Abstract 17471: The Obese Zsf1 Rat as a New Model of Heart Failure with Preserved Ejection Fraction Accompanying the Metabolic Syndrome
Diastolic dysfunction, characterized by relaxation abnormalities and increased myocardial stiffness, and heart failure with preserved ejection fraction (HFpEF) are increasingly prevalent in Western societies accompanying well-known risk factors, such as hypertension, obesity and diabetes mellitus (DM). Nevertheless, pathophysiology and therapeutics of HFpEF remain poorly explored partly due to the lack of a satisfactory animal model. To establish and characterize an animal model of HFpEF, obese (ZSF1-Ob, n=11) and lean ZSF1 (ZSF1-Ln, n=11) rats and their respective Wistar-Kyoto controls (WKY, n=11) serially underwent insulin resistance and oral glucose tolerance testing, metabolic cage assessment and blood and urine sample collection, and echocardiography, at 10, 14 and 18 weeks of age, followed by invasive hemodynamic recordings and aortic ring preparations at 20 weeks. ZSF1-Ln presented hypertension and left ventricular hypertrophy, which were further aggravated in ZSF1-Ob, compared to WKY. Only ZSF1-Ob developed obesity, oral glucose intolerance, insulin resistance, hyperglycemia and glycosuria, consistent with type-2 DM and metabolic syndrome, but its creatinine clearance, however, was still unaltered. Though systolic function was preserved, as assessed by cardiac index, ejection fraction and the slope of the end-systolic pressure-volume relationship, ZSF-1 Ob alone showed increased E/E' on echocardiography, prolonged time constant of isovolumetric relaxation, elevated end-diastolic pressure and upward shifted end-diastolic pressure-volume relationship on invasive hemodynamic evaluation, and increased lung to body weight ratio, denoting HF with lung congestion. Additionally, only ZSF1-Ob showed increased vascular stiffness and reduced dilator responses to acetylcholine and nitroprusside, signaling endothelial dysfunction and hyporeactivity to nitric oxide, respectively. We conclude that cardiovascular risk factors in this experimental model of metabolic syndrome portend HF, preserved systolic function and diastolic dysfunction without renal dysfunction by the 20th week of age which makes obese ZSF1 rats ideal for future studies on the pathophysiology and therapeutics of HFpEF.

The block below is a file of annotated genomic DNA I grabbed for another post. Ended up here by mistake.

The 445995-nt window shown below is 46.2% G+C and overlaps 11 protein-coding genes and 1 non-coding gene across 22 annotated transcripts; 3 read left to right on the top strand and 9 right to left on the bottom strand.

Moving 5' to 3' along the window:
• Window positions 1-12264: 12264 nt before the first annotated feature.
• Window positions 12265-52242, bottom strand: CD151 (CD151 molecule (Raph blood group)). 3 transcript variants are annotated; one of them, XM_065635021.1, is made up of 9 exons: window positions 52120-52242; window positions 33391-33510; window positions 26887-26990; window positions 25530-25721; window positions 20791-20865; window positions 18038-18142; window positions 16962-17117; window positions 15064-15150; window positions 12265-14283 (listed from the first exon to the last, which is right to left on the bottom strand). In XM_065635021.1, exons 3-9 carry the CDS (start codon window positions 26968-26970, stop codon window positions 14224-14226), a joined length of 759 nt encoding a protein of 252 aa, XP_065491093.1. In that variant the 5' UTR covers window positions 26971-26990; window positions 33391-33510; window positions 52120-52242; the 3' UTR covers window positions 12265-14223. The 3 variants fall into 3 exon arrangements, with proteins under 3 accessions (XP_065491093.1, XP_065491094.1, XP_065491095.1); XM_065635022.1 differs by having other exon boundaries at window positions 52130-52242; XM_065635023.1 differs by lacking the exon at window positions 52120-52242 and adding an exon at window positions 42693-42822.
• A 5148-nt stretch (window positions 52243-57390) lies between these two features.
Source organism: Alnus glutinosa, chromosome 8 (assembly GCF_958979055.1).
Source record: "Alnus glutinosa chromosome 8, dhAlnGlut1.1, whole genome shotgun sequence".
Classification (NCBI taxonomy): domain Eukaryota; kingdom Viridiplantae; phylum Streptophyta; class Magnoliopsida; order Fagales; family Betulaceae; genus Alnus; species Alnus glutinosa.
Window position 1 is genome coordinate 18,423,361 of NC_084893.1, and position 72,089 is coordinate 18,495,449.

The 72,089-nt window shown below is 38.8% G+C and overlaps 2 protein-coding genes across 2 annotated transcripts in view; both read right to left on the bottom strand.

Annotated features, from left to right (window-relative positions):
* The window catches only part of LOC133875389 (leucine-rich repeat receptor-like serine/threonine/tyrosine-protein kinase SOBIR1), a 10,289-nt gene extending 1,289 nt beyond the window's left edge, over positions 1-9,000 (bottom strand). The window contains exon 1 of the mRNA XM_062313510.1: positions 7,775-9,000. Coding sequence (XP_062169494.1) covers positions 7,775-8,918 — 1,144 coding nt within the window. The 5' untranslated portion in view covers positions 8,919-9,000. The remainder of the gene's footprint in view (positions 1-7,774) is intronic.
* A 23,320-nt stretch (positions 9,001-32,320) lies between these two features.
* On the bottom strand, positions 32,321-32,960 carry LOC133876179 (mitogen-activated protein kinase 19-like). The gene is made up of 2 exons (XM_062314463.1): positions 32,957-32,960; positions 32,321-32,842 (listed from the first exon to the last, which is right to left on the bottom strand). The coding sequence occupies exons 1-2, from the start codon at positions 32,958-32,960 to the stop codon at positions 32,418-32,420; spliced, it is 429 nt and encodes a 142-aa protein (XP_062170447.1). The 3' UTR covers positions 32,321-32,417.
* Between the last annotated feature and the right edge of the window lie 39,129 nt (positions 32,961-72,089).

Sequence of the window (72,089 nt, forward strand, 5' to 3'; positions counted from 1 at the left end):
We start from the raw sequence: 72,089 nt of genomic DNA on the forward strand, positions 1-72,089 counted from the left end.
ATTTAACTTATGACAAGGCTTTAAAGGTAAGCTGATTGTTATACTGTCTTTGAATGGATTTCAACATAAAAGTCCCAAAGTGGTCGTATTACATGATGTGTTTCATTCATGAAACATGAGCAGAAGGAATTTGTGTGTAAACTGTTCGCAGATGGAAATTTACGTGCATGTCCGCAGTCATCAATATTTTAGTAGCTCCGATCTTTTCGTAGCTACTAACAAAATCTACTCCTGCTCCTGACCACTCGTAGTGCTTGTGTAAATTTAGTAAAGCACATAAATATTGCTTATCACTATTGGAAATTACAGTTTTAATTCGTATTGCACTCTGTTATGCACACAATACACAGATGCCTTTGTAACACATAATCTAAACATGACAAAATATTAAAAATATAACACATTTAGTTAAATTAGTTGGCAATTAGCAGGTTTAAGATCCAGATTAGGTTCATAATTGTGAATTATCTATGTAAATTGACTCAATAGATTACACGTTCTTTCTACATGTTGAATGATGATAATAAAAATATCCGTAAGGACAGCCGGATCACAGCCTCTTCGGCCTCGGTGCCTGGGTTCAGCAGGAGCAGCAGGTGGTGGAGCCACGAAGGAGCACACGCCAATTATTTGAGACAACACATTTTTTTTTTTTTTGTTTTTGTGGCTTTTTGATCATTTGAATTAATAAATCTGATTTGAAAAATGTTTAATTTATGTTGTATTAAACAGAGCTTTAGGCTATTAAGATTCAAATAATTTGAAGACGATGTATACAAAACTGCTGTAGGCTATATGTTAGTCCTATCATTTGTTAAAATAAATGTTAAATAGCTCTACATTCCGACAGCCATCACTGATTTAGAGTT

- © 2012 by American Heart Association, Inc.